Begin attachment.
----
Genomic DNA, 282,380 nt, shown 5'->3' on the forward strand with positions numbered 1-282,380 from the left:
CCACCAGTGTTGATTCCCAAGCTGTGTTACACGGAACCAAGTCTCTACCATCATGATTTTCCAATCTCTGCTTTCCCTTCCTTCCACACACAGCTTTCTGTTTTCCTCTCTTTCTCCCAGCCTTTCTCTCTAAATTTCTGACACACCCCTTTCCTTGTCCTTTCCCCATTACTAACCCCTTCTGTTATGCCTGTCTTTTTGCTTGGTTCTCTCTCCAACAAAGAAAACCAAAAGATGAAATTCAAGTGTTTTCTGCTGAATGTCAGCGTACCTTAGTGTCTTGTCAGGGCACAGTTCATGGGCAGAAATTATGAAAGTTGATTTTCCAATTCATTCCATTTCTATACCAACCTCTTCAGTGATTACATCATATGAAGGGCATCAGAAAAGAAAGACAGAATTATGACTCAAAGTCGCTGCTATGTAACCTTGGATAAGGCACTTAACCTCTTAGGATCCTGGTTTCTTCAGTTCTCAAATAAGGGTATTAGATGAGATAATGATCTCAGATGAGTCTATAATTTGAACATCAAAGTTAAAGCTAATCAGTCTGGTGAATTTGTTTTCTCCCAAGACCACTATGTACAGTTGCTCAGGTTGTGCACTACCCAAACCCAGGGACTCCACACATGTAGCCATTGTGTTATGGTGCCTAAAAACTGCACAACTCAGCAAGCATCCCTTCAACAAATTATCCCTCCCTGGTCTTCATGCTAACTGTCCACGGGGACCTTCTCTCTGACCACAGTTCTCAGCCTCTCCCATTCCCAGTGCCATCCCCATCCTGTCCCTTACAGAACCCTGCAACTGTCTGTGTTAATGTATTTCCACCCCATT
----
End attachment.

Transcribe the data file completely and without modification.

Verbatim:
Genomic DNA, 282,380 nt, shown 5'->3' on the forward strand with positions numbered 1-282,380 from the left:
CCACCAGTGTTGATTCCCAAGCTGTGTTACACGGAACCAAGTCTCTACCATCATGATTTTCCAATCTCTGCTTTCCCTTCCTTCCACACACAGCTTTCTGTTTTCCTCTCTTTCTCCCAGCCTTTCTCTCTAAATTTCTGACACACCCCTTTCCTTGTCCTTTCCCCATTACTAACCCCTTCTGTTATGCCTGTCTTTTTGCTTGGTTCTCTCTCCAACAAAGAAAACCAAAAGATGAAATTCAAGTGTTTTCTGCTGAATGTCAGCGTACCTTAGTGTCTTGTCAGGGCACAGTTCATGGGCAGAAATTATGAAAGTTGATTTTCCAATTCATTCCATTTCTATACCAACCTCTTCAGTGATTACATCATATGAAGGGCATCAGAAAAGAAAGACAGAATTATGACTCAAAGTCGCTGCTATGTAACCTTGGATAAGGCACTTAACCTCTTAGGATCCTGGTTTCTTCAGTTCTCAAATAAGGGTATTAGATGAGATAATGATCTCAGATGAGTCTATAATTTGAACATCAAAGTTAAAGCTAATCAGTCTGGTGAATTTGTTTTCTCCCAAGACCACTATGTACAGTTGCTCAGGTTGTGCACTACCCAAACCCAGGGACTCCACACATGTAGCCATTGTGTTATGGTGCCTAAAAACTGCACAACTCAGCAAGCATCCCTTCAACAAATTATCCCTCCCTGGTCTTCATGCTAACTGTCCACGGGGACCTTCTCTCTGACCACAGTTCTCAGCCTCTCCCATTCCCAGTGCCATCCCCATCCTGTCCCTTACAGAACCCTGCAACTGTCTGTGTTAATGTATTTCCACCCCATT